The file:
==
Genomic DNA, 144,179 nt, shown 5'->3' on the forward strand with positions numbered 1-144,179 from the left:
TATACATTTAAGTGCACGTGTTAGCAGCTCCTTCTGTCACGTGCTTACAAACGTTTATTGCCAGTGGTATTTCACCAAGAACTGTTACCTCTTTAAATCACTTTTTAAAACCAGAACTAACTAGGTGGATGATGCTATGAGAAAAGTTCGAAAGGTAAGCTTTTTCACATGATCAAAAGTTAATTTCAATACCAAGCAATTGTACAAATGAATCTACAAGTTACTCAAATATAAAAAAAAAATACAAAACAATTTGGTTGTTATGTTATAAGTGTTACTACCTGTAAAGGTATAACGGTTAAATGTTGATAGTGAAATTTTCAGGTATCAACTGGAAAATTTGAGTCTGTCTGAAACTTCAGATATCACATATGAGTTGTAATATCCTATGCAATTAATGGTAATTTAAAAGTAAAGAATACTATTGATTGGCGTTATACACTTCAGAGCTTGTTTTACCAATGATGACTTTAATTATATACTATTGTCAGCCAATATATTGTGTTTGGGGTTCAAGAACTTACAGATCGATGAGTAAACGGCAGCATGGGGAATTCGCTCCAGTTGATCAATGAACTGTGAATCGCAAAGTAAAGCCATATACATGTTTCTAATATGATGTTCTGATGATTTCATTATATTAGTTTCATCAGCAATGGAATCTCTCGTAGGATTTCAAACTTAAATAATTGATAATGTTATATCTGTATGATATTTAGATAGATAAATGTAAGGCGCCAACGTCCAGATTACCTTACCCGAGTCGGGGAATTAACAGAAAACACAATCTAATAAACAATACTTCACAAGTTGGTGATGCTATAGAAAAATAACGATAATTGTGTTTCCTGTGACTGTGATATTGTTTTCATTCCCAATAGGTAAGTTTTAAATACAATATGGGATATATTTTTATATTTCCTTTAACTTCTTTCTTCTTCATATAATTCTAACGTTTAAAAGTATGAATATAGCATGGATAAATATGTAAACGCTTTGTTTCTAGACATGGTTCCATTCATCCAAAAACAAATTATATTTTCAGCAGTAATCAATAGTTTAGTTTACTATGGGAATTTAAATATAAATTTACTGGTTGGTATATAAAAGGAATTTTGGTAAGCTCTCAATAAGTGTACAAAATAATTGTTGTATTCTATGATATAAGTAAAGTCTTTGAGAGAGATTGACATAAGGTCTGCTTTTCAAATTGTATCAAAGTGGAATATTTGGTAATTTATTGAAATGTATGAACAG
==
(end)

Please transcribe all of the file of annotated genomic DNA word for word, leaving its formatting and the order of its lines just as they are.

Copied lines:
Genomic DNA, 144,179 nt, shown 5'->3' on the forward strand with positions numbered 1-144,179 from the left:
TATACATTTAAGTGCACGTGTTAGCAGCTCCTTCTGTCACGTGCTTACAAACGTTTATTGCCAGTGGTATTTCACCAAGAACTGTTACCTCTTTAAATCACTTTTTAAAACCAGAACTAACTAGGTGGATGATGCTATGAGAAAAGTTCGAAAGGTAAGCTTTTTCACATGATCAAAAGTTAATTTCAATACCAAGCAATTGTACAAATGAATCTACAAGTTACTCAAATATAAAAAAAAAATACAAAACAATTTGGTTGTTATGTTATAAGTGTTACTACCTGTAAAGGTATAACGGTTAAATGTTGATAGTGAAATTTTCAGGTATCAACTGGAAAATTTGAGTCTGTCTGAAACTTCAGATATCACATATGAGTTGTAATATCCTATGCAATTAATGGTAATTTAAAAGTAAAGAATACTATTGATTGGCGTTATACACTTCAGAGCTTGTTTTACCAATGATGACTTTAATTATATACTATTGTCAGCCAATATATTGTGTTTGGGGTTCAAGAACTTACAGATCGATGAGTAAACGGCAGCATGGGGAATTCGCTCCAGTTGATCAATGAACTGTGAATCGCAAAGTAAAGCCATATACATGTTTCTAATATGATGTTCTGATGATTTCATTATATTAGTTTCATCAGCAATGGAATCTCTCGTAGGATTTCAAACTTAAATAATTGATAATGTTATATCTGTATGATATTTAGATAGATAAATGTAAGGCGCCAACGTCCAGATTACCTTACCCGAGTCGGGGAATTAACAGAAAACACAATCTAATAAACAATACTTCACAAGTTGGTGATGCTATAGAAAAATAACGATAATTGTGTTTCCTGTGACTGTGATATTGTTTTCATTCCCAATAGGTAAGTTTTAAATACAATATGGGATATATTTTTATATTTCCTTTAACTTCTTTCTTCTTCATATAATTCTAACGTTTAAAAGTATGAATATAGCATGGATAAATATGTAAACGCTTTGTTTCTAGACATGGTTCCATTCATCCAAAAACAAATTATATTTTCAGCAGTAATCAATAGTTTAGTTTACTATGGGAATTTAAATATAAATTTACTGGTTGGTATATAAAAGGAATTTTGGTAAGCTCTCAATAAGTGTACAAAATAATTGTTGTATTCTATGATATAAGTAAAGTCTTTGAGAGAGATTGACATAAGGTCTGCTTTTCAAATTGTATCAAAGTGGAATATTTGGTAATTTATTGAAATGTATGAACAG